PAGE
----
Burning Patterns into the Brain (Class Eleven)
“Alright–I want all of you to listen to the recording of today’s dialogue for homework and have it memorized and ready for recitation by Thursday. Yes, I know it was three pages long, but that’s beside the point. Your intonation must be exactly as you hear on the recording, and that means repeated practice. Each passage should be played and recited 30-50 times until you’ve mastered every line. If I find you have not done this, your parents will be notified.”
As a student, how would you respond to this assignment? The three Chinese EFL learners discussed in Monday’s article by Yanren Ding worked long and hard throughout their secondary school years to follow their teachers’ hard-lined approach and memorize most of their English textbooks. Not surprisingly, they resisted at first, but all three grew to appreciate the intense focus on recitation and the strict pedagogy. In fact, they credited their later success as winners of national speech and debate tournaments to the hours spent memorizing and reciting textbook dialogues and later memorizing scenes from English movies, line by line. Today’s blog post is devoted to these three learners, and to the topic of language memorization. I will also dedicate this post to my husband, and to my classmate Shuku, who both willingly memorized English dictionaries, one definition at a time.
Here’s the gist of the article: Ding chose three mainland Chinese college students who had demonstrated high levels of achievement in English in order to learn what strategies they had used to achieve success. The learners were interviewed in detail, each describing years of memorization on a daily basis–a road on which they all, at first, traveled unwillingly. They spoke of the pressure they felt and the difficulty of memorizing lengthy passages of text. They did what they were told to do, however, in spite of the fact that many of their classmates, unable to imitate the L2 accent properly, resisted the practices of memorization and recitation. Ding reports that teachers simply gave up on those students, devoting themselves to others who were willing to put in the time (Ding, 2007, pp. 273-4). And, along the way, each of the learners found themselves becoming motivated not just by the teacher’s exhortations (they were praised and encouraged, as well as scolded), but by the English language itself.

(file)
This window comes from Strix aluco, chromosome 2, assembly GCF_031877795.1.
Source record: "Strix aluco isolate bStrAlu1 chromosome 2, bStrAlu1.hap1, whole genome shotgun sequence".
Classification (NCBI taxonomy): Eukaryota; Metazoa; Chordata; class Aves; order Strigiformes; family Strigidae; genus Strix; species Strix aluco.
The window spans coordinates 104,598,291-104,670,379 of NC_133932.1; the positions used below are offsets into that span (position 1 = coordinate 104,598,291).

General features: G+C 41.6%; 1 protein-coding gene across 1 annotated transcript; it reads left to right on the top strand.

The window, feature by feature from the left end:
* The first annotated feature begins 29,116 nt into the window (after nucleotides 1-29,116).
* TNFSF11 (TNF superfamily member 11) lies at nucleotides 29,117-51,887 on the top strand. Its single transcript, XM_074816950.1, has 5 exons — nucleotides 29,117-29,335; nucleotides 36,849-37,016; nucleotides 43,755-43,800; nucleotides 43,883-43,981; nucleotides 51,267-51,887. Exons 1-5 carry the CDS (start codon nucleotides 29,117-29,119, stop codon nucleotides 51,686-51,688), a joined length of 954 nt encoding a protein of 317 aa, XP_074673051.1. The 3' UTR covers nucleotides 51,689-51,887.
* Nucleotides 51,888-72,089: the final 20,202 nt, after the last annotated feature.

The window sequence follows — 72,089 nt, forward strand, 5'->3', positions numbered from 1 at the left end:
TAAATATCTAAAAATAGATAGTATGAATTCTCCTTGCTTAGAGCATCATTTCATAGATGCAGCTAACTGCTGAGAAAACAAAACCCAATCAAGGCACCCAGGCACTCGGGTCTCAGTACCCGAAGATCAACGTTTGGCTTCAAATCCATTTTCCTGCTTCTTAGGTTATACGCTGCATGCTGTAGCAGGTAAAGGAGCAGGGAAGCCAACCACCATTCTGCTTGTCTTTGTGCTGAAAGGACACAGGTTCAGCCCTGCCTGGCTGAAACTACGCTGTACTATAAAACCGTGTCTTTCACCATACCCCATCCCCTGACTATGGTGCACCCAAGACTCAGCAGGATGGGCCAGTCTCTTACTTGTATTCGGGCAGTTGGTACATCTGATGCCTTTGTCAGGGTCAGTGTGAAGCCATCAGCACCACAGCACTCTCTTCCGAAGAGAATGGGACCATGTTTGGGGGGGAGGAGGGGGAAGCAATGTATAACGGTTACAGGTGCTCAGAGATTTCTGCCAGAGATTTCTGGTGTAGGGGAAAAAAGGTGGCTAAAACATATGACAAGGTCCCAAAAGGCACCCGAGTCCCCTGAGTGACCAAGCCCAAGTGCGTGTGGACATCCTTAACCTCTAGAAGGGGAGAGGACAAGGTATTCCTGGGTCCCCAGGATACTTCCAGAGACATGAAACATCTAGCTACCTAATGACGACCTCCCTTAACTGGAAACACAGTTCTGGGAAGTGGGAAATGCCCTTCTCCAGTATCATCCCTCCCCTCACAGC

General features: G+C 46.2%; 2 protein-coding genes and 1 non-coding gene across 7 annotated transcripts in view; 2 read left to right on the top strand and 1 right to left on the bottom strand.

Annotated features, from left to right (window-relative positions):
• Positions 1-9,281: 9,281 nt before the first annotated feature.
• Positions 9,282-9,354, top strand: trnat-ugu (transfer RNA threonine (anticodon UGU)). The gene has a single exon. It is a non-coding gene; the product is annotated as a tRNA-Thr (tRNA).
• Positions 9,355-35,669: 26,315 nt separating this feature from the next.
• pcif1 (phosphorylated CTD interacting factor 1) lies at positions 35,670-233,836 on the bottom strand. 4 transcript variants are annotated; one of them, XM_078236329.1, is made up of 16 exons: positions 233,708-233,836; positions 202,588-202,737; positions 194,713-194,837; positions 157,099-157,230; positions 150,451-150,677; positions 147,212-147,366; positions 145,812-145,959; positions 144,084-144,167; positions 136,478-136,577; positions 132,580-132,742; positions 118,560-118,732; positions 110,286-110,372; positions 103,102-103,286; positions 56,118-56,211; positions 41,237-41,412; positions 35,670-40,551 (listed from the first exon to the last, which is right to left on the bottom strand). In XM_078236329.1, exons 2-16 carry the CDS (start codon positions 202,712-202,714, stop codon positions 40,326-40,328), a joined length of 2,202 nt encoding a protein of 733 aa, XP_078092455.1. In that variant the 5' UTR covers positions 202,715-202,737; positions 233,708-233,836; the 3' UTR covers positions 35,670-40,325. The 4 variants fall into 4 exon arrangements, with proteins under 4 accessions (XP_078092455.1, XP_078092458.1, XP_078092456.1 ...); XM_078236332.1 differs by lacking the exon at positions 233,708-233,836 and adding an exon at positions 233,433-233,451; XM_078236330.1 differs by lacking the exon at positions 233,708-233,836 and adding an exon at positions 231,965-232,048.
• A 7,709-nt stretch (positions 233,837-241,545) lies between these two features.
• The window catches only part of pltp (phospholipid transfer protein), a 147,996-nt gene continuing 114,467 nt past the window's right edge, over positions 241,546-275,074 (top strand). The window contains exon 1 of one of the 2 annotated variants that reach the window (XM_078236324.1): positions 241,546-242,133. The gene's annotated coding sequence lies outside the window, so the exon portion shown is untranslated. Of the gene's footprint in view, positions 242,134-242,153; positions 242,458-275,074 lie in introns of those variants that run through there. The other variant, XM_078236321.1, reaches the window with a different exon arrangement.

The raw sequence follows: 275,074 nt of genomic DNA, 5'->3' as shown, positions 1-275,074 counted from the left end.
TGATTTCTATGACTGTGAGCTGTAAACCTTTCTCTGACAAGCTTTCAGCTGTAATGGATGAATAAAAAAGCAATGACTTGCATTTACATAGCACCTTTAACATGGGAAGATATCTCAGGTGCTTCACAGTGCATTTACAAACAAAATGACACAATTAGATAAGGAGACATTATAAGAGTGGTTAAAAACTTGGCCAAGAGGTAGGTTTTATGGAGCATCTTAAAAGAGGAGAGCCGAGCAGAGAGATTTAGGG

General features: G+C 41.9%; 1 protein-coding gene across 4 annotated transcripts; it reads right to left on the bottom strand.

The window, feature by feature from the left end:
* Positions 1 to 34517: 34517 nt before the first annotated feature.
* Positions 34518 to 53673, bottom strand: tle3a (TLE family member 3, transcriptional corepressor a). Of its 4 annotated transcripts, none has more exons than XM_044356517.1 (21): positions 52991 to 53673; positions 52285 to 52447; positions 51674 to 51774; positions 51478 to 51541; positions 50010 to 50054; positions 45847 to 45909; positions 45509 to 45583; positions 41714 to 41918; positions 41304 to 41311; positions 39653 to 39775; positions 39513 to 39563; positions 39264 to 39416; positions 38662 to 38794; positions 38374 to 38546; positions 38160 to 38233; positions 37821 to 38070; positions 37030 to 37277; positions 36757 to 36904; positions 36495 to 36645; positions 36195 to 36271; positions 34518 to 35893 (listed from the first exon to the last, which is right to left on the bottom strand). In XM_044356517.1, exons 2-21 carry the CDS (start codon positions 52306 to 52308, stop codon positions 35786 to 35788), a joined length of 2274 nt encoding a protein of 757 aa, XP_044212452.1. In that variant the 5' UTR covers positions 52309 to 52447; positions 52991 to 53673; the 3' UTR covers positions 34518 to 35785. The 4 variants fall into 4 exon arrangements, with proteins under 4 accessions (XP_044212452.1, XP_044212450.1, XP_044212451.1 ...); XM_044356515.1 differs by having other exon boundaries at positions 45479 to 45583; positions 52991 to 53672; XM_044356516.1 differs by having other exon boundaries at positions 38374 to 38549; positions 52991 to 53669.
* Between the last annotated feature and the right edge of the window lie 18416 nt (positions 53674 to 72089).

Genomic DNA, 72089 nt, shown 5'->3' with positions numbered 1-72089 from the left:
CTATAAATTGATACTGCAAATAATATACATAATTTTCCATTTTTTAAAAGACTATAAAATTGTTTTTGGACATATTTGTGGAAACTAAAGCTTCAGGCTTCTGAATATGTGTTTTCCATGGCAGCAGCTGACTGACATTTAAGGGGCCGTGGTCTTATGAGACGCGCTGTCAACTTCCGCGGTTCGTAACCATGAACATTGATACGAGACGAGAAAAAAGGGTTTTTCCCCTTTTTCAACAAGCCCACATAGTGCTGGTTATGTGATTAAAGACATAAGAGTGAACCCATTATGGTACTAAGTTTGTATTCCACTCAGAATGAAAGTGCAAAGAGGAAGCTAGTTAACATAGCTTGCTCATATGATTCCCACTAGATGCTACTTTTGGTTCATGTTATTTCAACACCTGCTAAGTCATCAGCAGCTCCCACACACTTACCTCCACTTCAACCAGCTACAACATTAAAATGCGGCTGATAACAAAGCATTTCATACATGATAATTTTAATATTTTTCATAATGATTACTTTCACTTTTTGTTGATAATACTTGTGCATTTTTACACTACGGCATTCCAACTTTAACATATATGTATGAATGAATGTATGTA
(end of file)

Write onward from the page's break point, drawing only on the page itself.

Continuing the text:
Here is where it gets really interesting for me because I, too, am motivated by the love of words as well as the ideas they represent. In a previous post, I referred to psychologists Amabile and Hennessey’s definition of intrinsic motivation, as characterized by “The drive to do something for the sheer enjoyment, interest, and personal challenge of the task itself (rather than for some external goal).” (Hennessey & Amabile, 2010, p. 581) Although Ding does not explore this issue at length, I believe that his learners H, W, and Z were unusual in their degree of intrinsic motivation, which gradually took root and flourished while they busily memorized passages of language. As they spent long hours at home listening and attempting to precisely imitate native speakers’ inflections, class time recitations and discussions grew easier; the students came to discover their own aptitude for English and to find pleasure in the sound of the words themselves.
Mind you, all three were modest about their English ability. Neither Z not W believed they had any aptitude, and although H originally mentioned her “natural gift” for language, she later changed the wording of the interview notes to reflect a more neutral stance. (Ding, p. 273). However Z reported noticing that there were “…things that I could do but others couldn’t do,” (Ding, p. 277) and I am certain that all three learners were secretly proud of their ability to manipulate a second language. In short, they knew they were good at something, and though their ability must have made them stand out in class (a big faux pas for Asian students), they forged ahead, driven by the desire to perfect their language skills. They became intrinsically motivated.